The song is pretty freakin' good, picking up where Parmaga's Ghost Pops EP left off and traveling into some seriously spectral new territory. It's intricately layered stuff that makes use of Parmelee's delicate voice more as a piece of the larger, beat-driven soundscape than did Parmaga. But it still retains the melodic, hooky punch that made that band so entertaining. It's quite an appetizer.

Last but not least, if you've ever wanted a peek behind the curtain at the music desk at Seven Days, swing by the next edition of Rocket Shop Live at Main Street Landing in Burlington this Wednesday, February 26. I'll be speaking on a panel alongside my Burlington Free Press colleague Brent Hallenbeck and former Seven Days music editor Casey Rae, now the executive director of the Future of Music Coalition in Washington, D.C. We'll be riffing on the ins and outs of "getting press." It's an open forum during which we'll try to shed a light on what does and doesn't work when you're trying to get media attention as well as to answer some common questions such as, "What makes a good press kit?" "What's the best way to pitch a story?" and "Why are you guys such dicks?"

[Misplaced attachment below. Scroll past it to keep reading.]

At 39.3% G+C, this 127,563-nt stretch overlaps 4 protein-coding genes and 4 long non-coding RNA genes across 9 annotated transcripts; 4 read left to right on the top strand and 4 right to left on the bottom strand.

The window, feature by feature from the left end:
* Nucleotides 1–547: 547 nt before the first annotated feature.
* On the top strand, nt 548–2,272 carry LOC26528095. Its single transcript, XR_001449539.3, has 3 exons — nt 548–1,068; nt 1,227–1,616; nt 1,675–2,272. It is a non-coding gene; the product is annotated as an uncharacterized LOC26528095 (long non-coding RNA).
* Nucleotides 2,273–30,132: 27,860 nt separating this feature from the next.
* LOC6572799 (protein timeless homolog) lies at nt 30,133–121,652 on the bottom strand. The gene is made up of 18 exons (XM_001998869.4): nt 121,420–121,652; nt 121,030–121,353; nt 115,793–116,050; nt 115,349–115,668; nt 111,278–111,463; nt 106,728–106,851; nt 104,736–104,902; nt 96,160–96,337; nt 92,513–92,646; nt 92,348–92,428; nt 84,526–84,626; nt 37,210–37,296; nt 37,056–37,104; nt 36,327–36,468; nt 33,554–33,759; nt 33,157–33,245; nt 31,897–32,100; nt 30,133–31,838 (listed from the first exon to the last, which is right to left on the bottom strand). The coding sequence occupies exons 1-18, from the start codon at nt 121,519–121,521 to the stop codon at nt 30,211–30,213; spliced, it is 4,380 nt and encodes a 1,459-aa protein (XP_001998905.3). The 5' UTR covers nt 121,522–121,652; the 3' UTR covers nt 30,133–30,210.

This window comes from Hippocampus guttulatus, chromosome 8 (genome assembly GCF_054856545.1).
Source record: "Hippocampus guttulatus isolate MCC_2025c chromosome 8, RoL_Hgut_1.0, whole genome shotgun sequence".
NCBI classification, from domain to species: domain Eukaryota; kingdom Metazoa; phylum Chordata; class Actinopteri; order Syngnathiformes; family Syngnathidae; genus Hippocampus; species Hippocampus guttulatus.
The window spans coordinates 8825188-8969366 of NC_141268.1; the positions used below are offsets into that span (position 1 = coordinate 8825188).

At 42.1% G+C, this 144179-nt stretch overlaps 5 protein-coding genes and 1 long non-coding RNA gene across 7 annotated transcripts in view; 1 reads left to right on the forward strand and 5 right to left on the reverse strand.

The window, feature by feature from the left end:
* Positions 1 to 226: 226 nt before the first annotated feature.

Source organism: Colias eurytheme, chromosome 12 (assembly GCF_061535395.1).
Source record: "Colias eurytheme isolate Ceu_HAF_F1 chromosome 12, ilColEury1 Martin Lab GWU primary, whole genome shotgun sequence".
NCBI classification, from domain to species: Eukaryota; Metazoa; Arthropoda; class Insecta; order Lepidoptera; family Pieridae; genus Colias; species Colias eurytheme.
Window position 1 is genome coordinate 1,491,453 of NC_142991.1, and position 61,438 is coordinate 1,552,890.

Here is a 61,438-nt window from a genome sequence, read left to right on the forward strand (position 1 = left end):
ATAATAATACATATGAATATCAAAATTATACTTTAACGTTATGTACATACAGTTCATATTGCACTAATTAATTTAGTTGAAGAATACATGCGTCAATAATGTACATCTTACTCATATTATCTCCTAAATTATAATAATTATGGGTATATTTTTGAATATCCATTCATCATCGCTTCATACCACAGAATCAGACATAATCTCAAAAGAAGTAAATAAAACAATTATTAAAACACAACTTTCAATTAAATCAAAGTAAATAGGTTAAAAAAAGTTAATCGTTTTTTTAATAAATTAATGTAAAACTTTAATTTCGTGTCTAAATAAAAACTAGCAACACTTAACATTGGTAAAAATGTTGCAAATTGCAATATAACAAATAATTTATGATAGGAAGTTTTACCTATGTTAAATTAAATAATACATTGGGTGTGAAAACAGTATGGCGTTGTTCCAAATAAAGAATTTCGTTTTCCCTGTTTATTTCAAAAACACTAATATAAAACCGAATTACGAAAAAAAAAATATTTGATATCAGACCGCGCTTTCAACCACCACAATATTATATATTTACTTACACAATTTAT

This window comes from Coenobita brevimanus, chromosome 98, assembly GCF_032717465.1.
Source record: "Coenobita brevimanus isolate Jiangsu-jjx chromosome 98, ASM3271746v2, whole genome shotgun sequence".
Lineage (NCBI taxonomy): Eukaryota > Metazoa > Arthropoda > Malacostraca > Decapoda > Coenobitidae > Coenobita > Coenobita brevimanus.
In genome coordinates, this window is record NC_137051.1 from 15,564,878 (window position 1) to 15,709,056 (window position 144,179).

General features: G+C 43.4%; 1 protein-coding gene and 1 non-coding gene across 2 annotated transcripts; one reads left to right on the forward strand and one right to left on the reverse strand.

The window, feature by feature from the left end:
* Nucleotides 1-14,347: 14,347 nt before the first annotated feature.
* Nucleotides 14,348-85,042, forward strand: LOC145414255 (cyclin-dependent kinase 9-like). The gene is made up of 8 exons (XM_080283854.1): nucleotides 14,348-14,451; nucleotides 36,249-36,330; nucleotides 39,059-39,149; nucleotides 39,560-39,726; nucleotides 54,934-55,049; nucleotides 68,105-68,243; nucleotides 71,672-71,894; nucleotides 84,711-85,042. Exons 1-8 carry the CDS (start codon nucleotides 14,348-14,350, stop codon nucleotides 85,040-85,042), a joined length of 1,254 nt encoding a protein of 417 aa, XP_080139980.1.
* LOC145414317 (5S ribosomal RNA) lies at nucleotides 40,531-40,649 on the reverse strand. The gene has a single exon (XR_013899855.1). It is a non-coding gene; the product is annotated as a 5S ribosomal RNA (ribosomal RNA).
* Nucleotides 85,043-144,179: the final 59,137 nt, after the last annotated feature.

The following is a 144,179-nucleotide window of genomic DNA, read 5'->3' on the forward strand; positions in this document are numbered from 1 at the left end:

It should be fun and maybe even enlightening. And if not, you can stick around for free tunes by Maryse Smith and Hot Flannel afterward. You can't lose.

Listening In

A peek at what was on my iPod, turntable, eight-track player, etc., this week.

  • Colleens, Wild Dreams
  • Secret Colours, Positive Distractions Part 1
  • Beck, Morning Phase
  • St. Vincent, St. Vincent
  • Angel Olsen, Burn Your Fire for No Witness